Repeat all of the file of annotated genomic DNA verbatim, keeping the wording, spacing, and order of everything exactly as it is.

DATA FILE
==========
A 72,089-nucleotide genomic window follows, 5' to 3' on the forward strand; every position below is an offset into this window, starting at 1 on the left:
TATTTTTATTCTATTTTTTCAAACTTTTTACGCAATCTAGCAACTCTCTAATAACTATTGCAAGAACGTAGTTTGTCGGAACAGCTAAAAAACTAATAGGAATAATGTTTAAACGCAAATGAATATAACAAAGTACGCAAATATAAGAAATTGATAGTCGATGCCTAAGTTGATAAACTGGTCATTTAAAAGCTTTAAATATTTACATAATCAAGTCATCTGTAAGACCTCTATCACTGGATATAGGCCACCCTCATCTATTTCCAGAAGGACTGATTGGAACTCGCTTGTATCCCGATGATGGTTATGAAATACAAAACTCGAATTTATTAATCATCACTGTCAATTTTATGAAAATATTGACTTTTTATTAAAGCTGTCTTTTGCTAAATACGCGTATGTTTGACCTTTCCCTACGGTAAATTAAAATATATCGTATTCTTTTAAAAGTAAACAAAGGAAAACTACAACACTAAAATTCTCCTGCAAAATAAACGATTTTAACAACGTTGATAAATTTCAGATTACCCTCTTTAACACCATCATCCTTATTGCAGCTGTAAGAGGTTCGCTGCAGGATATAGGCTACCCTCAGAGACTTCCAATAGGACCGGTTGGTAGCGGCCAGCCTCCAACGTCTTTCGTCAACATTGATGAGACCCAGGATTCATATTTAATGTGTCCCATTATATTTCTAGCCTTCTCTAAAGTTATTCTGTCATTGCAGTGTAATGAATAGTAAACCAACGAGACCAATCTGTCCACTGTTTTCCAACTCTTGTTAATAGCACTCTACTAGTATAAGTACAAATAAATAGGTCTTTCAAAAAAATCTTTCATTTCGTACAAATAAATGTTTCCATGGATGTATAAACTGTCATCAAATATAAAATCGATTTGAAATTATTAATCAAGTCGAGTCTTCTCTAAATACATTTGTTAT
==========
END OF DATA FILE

A 72,089-nucleotide genomic window follows, 5' to 3' on the forward strand; every position below is an offset into this window, starting at 1 on the left:
TATTTTTATTCTATTTTTTCAAACTTTTTACGCAATCTAGCAACTCTCTAATAACTATTGCAAGAACGTAGTTTGTCGGAACAGCTAAAAAACTAATAGGAATAATGTTTAAACGCAAATGAATATAACAAAGTACGCAAATATAAGAAATTGATAGTCGATGCCTAAGTTGATAAACTGGTCATTTAAAAGCTTTAAATATTTACATAATCAAGTCATCTGTAAGACCTCTATCACTGGATATAGGCCACCCTCATCTATTTCCAGAAGGACTGATTGGAACTCGCTTGTATCCCGATGATGGTTATGAAATACAAAACTCGAATTTATTAATCATCACTGTCAATTTTATGAAAATATTGACTTTTTATTAAAGCTGTCTTTTGCTAAATACGCGTATGTTTGACCTTTCCCTACGGTAAATTAAAATATATCGTATTCTTTTAAAAGTAAACAAAGGAAAACTACAACACTAAAATTCTCCTGCAAAATAAACGATTTTAACAACGTTGATAAATTTCAGATTACCCTCTTTAACACCATCATCCTTATTGCAGCTGTAAGAGGTTCGCTGCAGGATATAGGCTACCCTCAGAGACTTCCAATAGGACCGGTTGGTAGCGGCCAGCCTCCAACGTCTTTCGTCAACATTGATGAGACCCAGGATTCATATTTAATGTGTCCCATTATATTTCTAGCCTTCTCTAAAGTTATTCTGTCATTGCAGTGTAATGAATAGTAAACCAACGAGACCAATCTGTCCACTGTTTTCCAACTCTTGTTAATAGCACTCTACTAGTATAAGTACAAATAAATAGGTCTTTCAAAAAAATCTTTCATTTCGTACAAATAAATGTTTCCATGGATGTATAAACTGTCATCAAATATAAAATCGATTTGAAATTATTAATCAAGTCGAGTCTTCTCTAAATACATTTGTTAT